It doesn’t need to be a serious incident that we encounter, such as a traffic accident or a major fall, but we might find ourselves in a predicament that results in a temporary mobility limitation. As a result, wee need to make adjustments and accommodations to our movements – for a day or two, or perhaps a little longer.
Maybe we fell off of our bike and scraped ourselves up or received a painful bruise or two, rollerbladed off a curb or into a stationary object such as a post or tree, twisted our ankle rather severely while running or playing outside (with the dog, softball, tennis, or pickleball, for instance), or tripped and fell (not breaking any bones or tearing any ligaments but leaving us sore for a couple of days). There are many events that happen in the course of living that can leave us temporarily impaired.
This can mean that the way we go about doing our normal activities has to be adjusted.
The arrival experience
Imagine coming home after incurring such a minor incident (accident) as we just described – nothing serious but somewhat painful and disruptive to our normal routine nonetheless. Suppose we bruised or strained a muscle, ligament, or tendon to the point that it was painful to put much weight on it – a knee, ankle, calf, wrist, forearm, or foot, for instance.
Coming back home, regardless of where the incident in question occurred and even if it happened in our backyard or the neighborhood, those entry steps or long sidewalk to the front door that we need to traverse – usually with no special thought or effort involved – seem a little more challenging than they had been previously. That small landing or step-up into the home and getting through the front door seem to be more of a challenge also.
Now, consider that people whom we invite to our home for an event (party, celebration, watching the game or movie on TV, cards, cookout, discussion group, dessert, or cocktails) might have a similar or even more trying experience in getting into our home to be with us and enjoy what we have planned.
Entry has to occur first
Before anyone – our guests or us – can enjoy the activities inside our home and experience what is inside, we must make it through the front door and into the home. The front door is the transition from the outside world to the inside of the home – where the reason people have come awaits them.
We won’t always know in advance what mobility limitations or issues someone is facing, and they could be different from a few days earlier or the last time we saw or spoke with them. It’s a little late to accommodate them after they begin arriving.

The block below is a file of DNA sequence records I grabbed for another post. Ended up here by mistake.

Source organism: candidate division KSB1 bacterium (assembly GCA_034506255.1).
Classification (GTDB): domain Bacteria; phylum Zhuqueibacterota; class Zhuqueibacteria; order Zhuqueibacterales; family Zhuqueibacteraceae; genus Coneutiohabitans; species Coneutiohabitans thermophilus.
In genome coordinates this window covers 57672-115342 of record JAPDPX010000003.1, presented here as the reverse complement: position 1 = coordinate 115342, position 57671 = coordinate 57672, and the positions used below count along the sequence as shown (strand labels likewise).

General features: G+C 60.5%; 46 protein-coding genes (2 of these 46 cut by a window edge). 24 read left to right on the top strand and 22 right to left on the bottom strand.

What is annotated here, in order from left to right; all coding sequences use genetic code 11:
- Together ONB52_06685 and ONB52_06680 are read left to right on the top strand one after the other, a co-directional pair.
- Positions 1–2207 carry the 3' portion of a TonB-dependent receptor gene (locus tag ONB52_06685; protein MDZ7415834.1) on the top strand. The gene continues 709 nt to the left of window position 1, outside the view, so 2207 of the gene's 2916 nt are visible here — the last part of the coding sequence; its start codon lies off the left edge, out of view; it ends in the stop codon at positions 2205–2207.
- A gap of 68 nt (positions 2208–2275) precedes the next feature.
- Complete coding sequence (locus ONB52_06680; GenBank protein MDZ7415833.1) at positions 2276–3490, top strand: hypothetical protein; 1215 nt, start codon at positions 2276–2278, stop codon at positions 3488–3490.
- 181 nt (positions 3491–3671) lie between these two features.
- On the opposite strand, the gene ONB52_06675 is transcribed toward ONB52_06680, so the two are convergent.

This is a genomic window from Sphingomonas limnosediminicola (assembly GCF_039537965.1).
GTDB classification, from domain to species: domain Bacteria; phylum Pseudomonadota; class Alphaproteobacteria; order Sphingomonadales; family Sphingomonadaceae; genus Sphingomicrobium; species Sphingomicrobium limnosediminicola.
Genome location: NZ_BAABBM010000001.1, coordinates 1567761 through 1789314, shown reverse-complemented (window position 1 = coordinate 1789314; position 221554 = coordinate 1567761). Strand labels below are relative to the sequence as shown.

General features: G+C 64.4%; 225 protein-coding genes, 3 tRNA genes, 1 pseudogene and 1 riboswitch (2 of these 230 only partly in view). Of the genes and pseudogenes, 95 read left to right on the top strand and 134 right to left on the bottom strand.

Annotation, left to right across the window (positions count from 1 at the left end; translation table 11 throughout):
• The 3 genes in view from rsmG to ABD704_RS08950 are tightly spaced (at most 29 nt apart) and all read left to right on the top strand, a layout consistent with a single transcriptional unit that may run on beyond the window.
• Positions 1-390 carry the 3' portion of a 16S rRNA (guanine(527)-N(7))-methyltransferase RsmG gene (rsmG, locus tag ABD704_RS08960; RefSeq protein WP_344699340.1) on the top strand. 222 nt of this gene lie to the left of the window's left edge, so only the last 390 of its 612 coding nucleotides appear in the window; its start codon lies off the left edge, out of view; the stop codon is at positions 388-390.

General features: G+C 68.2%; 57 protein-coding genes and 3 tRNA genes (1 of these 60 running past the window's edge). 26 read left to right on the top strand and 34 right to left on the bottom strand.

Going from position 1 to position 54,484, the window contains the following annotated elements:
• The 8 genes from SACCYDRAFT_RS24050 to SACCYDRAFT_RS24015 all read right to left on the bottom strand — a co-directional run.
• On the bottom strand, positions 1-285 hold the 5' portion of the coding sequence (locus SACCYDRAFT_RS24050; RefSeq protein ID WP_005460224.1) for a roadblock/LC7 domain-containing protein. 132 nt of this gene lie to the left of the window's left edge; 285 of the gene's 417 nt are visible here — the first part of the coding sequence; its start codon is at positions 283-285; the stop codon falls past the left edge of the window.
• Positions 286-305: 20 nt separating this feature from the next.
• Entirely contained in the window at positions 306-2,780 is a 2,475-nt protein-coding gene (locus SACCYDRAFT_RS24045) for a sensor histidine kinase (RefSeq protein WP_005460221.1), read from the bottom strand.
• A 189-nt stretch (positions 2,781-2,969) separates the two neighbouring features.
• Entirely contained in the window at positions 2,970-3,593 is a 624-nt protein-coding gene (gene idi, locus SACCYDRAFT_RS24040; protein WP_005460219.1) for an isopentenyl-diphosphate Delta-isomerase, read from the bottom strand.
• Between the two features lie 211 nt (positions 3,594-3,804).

A design concept that promotes accessibility, safety, enjoyment, and general use of a home – by occupants and their guests and visitors – is known as “visitability.” While this is extremely beneficial, few homes anywhere actually have it. Anyone committed to providing these types of solutions in either new or existing construction would have years of work ahead of them.
Visitability is a recognized design strategy and emphasis, but few building departments actually regulate or look for it.
Because of the terrain of someone’s front yard or the general street setting where the home is located, how those homes are situated on the land they occupy, the architectural or historical integrity of a neighborhood, and setback requirements for the home’s location from the street, there are many homes where creating or establishing a visitable approach and entrance are just not reasonably feasible. Not much is impossible, but it would come at a significant cost if it were to be considered or pursued.
For the rest of the homes, however, visitability is a challenge worth pursuing. This means that the current occupants of a home would have a safer easier way of approaching, entering, and getting around inside their home. Anyone visiting, whether by invitation or just dropping in, would have the same easy approach – even when using mobility assistance devices.
There are four major aspects of visitability – allowing anyone whether they live in a particular home or not unfettered access to that home – that accommodate general use of any home: getting to the front door (sidewalk, driveway, front yard), at the front door (the landing, covered entry, entry station), going inside (making it through the door and having room to maneuver once inside), and using the home (access, passageways, freedom of movement, lighting, seating, cabinetry, wall controls hallway, bathroom, living room, and kitchen space).
To begin creating and expressing a visitable experience, universal design components serve as the foundation for visitability improvements.